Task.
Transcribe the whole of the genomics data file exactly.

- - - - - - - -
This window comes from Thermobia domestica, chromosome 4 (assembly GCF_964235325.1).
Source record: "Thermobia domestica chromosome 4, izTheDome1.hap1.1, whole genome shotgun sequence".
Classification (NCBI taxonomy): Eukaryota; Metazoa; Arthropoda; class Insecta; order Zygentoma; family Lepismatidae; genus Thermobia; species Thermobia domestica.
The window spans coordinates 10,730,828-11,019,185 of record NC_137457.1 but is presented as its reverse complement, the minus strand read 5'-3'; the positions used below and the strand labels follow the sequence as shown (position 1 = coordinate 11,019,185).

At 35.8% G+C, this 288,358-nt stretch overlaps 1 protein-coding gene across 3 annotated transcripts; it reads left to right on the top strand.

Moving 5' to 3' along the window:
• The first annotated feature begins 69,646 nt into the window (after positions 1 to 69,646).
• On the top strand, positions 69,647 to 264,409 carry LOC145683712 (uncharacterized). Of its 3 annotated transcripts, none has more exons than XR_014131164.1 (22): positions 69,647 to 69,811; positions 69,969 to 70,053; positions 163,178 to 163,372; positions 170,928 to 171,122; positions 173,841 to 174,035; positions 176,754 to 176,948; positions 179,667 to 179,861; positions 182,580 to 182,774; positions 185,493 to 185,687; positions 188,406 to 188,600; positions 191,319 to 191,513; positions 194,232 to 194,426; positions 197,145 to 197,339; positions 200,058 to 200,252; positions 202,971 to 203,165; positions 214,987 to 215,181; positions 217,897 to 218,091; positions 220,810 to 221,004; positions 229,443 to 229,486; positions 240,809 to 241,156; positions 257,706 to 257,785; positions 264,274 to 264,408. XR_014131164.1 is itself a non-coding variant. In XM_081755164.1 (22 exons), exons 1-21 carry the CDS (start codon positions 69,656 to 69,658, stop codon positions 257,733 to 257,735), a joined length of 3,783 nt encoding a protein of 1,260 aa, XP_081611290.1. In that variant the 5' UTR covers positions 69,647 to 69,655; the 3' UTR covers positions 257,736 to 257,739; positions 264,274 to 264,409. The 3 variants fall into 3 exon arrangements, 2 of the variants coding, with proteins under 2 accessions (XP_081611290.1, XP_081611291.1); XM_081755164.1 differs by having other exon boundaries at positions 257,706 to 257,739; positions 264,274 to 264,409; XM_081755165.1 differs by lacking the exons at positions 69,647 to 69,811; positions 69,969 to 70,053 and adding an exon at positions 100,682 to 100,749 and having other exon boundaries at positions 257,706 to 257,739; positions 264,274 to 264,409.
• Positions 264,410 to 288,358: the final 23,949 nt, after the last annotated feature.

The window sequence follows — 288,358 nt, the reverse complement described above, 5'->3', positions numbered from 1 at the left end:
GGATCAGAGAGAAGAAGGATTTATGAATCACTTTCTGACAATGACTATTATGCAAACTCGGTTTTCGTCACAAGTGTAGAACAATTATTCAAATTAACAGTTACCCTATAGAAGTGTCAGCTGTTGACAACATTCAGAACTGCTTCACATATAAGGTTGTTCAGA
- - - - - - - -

This window comes from Thermobia domestica, chromosome 4 (assembly GCF_964235325.1).
Source record: "Thermobia domestica chromosome 4, izTheDome1.hap1.1, whole genome shotgun sequence".
Classification (NCBI taxonomy): Eukaryota; Metazoa; Arthropoda; class Insecta; order Zygentoma; family Lepismatidae; genus Thermobia; species Thermobia domestica.
The window spans coordinates 10,730,828-11,019,185 of record NC_137457.1 but is presented as its reverse complement, the minus strand read 5'-3'; the positions used below and the strand labels follow the sequence as shown (position 1 = coordinate 11,019,185).

At 35.8% G+C, this 288,358-nt stretch overlaps 1 protein-coding gene across 3 annotated transcripts; it reads left to right on the top strand.

Moving 5' to 3' along the window:
• The first annotated feature begins 69,646 nt into the window (after positions 1 to 69,646).
• On the top strand, positions 69,647 to 264,409 carry LOC145683712 (uncharacterized). Of its 3 annotated transcripts, none has more exons than XR_014131164.1 (22): positions 69,647 to 69,811; positions 69,969 to 70,053; positions 163,178 to 163,372; positions 170,928 to 171,122; positions 173,841 to 174,035; positions 176,754 to 176,948; positions 179,667 to 179,861; positions 182,580 to 182,774; positions 185,493 to 185,687; positions 188,406 to 188,600; positions 191,319 to 191,513; positions 194,232 to 194,426; positions 197,145 to 197,339; positions 200,058 to 200,252; positions 202,971 to 203,165; positions 214,987 to 215,181; positions 217,897 to 218,091; positions 220,810 to 221,004; positions 229,443 to 229,486; positions 240,809 to 241,156; positions 257,706 to 257,785; positions 264,274 to 264,408. XR_014131164.1 is itself a non-coding variant. In XM_081755164.1 (22 exons), exons 1-21 carry the CDS (start codon positions 69,656 to 69,658, stop codon positions 257,733 to 257,735), a joined length of 3,783 nt encoding a protein of 1,260 aa, XP_081611290.1. In that variant the 5' UTR covers positions 69,647 to 69,655; the 3' UTR covers positions 257,736 to 257,739; positions 264,274 to 264,409. The 3 variants fall into 3 exon arrangements, 2 of the variants coding, with proteins under 2 accessions (XP_081611290.1, XP_081611291.1); XM_081755164.1 differs by having other exon boundaries at positions 257,706 to 257,739; positions 264,274 to 264,409; XM_081755165.1 differs by lacking the exons at positions 69,647 to 69,811; positions 69,969 to 70,053 and adding an exon at positions 100,682 to 100,749 and having other exon boundaries at positions 257,706 to 257,739; positions 264,274 to 264,409.
• Positions 264,410 to 288,358: the final 23,949 nt, after the last annotated feature.

The window sequence follows — 288,358 nt, the reverse complement described above, 5'->3', positions numbered from 1 at the left end:
GGATCAGAGAGAAGAAGGATTTATGAATCACTTTCTGACAATGACTATTATGCAAACTCGGTTTTCGTCACAAGTGTAGAACAATTATTCAAATTAACAGTTACCCTATAGAAGTGTCAGCTGTTGACAACATTCAGAACTGCTTCACATATAAGGTTGTTCAGA